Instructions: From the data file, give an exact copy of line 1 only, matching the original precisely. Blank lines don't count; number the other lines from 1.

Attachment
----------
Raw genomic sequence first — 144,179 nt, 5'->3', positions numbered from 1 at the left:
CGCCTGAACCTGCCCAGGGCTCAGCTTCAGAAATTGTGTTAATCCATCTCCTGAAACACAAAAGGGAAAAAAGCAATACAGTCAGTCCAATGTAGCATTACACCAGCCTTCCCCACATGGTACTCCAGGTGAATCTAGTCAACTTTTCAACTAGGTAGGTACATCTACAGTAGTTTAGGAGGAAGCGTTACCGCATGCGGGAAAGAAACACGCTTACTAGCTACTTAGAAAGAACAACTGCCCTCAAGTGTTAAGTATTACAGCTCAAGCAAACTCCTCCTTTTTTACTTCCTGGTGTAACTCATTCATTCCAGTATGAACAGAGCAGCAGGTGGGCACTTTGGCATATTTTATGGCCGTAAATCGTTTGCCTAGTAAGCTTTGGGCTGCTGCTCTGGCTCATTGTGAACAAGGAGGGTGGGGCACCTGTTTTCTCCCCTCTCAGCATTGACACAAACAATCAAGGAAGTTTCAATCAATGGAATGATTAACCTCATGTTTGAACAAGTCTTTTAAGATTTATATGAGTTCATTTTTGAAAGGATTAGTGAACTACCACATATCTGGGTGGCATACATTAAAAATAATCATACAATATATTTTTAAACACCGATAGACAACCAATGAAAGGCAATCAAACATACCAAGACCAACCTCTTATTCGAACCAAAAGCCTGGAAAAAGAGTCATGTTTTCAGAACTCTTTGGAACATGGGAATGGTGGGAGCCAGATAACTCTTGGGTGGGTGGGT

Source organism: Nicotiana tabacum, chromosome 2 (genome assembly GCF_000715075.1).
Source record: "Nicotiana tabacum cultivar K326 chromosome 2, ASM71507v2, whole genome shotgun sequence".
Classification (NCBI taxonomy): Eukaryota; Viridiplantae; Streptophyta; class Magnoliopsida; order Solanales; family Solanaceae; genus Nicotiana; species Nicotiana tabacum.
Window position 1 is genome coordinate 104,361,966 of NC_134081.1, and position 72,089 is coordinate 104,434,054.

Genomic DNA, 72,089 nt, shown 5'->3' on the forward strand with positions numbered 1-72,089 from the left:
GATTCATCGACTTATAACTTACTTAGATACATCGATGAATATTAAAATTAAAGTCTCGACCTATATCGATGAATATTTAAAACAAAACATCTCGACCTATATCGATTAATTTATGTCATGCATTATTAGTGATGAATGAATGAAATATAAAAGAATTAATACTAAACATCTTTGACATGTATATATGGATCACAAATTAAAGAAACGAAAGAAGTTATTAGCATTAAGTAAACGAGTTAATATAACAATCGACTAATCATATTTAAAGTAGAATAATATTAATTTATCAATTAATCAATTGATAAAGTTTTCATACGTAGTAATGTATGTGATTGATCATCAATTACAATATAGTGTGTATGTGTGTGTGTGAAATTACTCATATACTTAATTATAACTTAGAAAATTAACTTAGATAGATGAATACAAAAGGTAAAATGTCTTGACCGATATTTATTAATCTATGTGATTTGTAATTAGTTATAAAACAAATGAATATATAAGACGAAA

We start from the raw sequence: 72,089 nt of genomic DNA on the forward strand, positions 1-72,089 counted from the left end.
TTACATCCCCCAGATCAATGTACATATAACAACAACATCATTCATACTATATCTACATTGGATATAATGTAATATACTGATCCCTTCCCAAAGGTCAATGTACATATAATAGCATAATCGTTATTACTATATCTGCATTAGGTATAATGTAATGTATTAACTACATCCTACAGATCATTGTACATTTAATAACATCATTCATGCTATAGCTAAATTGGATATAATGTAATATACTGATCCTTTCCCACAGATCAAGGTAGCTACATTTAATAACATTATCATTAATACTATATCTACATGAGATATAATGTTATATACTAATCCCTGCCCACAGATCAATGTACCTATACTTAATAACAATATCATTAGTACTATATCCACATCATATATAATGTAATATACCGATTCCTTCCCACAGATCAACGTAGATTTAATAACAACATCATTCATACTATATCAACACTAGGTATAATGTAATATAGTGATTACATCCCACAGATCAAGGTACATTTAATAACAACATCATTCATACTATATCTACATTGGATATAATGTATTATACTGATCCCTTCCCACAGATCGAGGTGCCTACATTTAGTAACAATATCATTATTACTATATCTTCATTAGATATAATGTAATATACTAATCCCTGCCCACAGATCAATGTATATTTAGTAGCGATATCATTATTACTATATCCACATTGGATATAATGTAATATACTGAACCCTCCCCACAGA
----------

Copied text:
Raw genomic sequence first — 144,179 nt, 5'->3', positions numbered from 1 at the left: